Ten things I now know about writing that are guaranteed to help you; ten things I wish I had known when I began thirty years ago, here in one sweeping whizbang, sometimes in my words and sometimes the words of my betters, but, in any case, here’s what I’ve learned, every arrow in my quiver…

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Some Like It Hot

To add tension to a scene, make a character too hot or too cold. If you fiddle with a story’s thermostat, you can force even a wishy-washy Hamlet into action. This is because our bodies constantly send out feelers, via the senses. If our fingertips tingle with cold, we put on gloves. If our hair feels hot to the touch, we seek shade. The body’s response to temperature extremes can drive an entire plot.

I learned this lesson from a short Russian novel.

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Trusting Left Field

Connecting with the writer within at times demands that we open ourselves to the unknown. We must learn to trust “left field,” the part of writing that cannot be explained by any writing technique. Something from left field comes unexpectedly and may not seem to make sense. It reminds us that as creative writers, we are NOT in control. We must learn to step aside, a humble action to let the writing create its own path.

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Break the Line Early

I’ve argued that consistent use of a single, consistent measure for the lines of a poem is meaning-bearing in itself and one of the most significant choices a poet can make in the construction of her work.  Part of the legitimacy of this claim rests on the fact that to establish a consistent measure is to lay the ground against which any departure from that measure is striking and powerful;  another part rests on the fact that line-breaks are a critical focal point of verse construction.  It is evidence of the complexity of poem-making that I do not contradict these facts when I tell you that breaking your line early is a great way to start a poem.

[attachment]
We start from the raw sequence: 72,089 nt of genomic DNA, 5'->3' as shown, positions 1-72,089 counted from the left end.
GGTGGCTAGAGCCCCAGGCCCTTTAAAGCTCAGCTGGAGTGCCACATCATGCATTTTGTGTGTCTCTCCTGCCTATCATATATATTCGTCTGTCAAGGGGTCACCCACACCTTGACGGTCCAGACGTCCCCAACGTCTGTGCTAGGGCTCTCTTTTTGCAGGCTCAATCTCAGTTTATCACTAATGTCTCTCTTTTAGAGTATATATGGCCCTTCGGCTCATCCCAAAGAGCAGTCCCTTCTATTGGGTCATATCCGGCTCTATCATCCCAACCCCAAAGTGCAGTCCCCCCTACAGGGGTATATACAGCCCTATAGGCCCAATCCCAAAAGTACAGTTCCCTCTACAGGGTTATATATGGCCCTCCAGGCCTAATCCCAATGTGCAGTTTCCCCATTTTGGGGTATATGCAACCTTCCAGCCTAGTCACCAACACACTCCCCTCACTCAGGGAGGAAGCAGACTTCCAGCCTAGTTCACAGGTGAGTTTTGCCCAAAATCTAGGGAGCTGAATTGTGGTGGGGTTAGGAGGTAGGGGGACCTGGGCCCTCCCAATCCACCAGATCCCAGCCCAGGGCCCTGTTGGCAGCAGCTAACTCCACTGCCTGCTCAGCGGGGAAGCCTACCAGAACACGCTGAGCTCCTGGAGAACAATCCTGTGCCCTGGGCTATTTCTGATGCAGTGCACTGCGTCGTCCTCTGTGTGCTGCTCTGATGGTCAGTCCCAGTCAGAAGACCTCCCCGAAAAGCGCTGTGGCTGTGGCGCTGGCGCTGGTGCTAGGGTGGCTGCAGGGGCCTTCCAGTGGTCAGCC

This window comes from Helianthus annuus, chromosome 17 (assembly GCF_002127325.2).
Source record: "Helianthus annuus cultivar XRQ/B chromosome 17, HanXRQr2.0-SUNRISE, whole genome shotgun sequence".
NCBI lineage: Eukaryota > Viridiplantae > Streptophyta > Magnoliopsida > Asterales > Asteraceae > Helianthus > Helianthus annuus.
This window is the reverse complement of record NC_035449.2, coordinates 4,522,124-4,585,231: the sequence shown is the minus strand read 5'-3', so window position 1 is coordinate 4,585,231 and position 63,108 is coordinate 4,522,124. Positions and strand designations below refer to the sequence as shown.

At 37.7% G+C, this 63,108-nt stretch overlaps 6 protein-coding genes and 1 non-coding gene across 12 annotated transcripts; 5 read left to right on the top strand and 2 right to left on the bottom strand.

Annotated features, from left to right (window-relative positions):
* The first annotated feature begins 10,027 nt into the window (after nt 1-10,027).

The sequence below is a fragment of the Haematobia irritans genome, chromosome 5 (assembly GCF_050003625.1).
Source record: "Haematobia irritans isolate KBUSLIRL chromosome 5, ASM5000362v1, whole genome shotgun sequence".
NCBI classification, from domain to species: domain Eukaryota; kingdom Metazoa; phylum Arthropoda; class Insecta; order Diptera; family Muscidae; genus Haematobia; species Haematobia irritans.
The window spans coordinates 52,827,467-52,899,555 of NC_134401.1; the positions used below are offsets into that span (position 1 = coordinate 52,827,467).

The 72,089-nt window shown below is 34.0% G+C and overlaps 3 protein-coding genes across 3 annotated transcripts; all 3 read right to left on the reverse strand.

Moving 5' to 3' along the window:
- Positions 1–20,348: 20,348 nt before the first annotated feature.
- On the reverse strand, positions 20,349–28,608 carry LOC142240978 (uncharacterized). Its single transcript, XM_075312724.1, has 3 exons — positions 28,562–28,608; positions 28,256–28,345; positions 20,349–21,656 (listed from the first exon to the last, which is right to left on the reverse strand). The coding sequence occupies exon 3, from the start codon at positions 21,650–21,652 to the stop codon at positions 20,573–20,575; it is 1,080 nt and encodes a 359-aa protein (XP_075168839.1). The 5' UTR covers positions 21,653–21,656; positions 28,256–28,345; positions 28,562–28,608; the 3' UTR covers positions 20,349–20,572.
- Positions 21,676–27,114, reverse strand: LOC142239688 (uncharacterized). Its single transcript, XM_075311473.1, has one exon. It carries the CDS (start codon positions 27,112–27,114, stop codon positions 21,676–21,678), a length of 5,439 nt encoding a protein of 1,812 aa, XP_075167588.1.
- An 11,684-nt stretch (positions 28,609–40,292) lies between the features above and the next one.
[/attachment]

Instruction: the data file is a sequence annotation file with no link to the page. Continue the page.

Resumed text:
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Crock-Pot Novelist

Slow-cookers have always amazed me. A hodge-podge of meat, vegetables and whatnot gets tossed in the Crock-Pot in the morning. The ingredients simmer together all day. Their flavors blend. Their aromas comingle and fill the house with the tang of possibility. Come dinner time, the medley has been transformed into a savory meal that brings the whole family to the table with anticipation. I love cooking this way.

My novel writing is also slow-cooked. A hodge-podge of ideas, research, themes and characters get thrown into the pot in the beginning. Then they simmer together, for a very long time, before they are transformed into the rich, savory story I want them to become. Slow-cooking a novel isn’t nearly as easy as slow-cooking chili, stew or gumbo. Yet, if the mix of ingredients is right, the result can be just as fulfilling.

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Recent Blog Posts

Writing the Mundane in Flash

September 15,2014 When we study fiction writing, we talk about conflict as a means to plot and we talk about tension being integral to scene and dialogue. So in workshop stories, we see a lot of... Continue Reading

When Can a Writer Lie?

September 03,2014 When does a writer tell stories that repudiate his or her closely held convictions? For any writer, authenticity looms large. Write what I believe, I tell myself. Write to promote admirable aspirations, or to... Continue Reading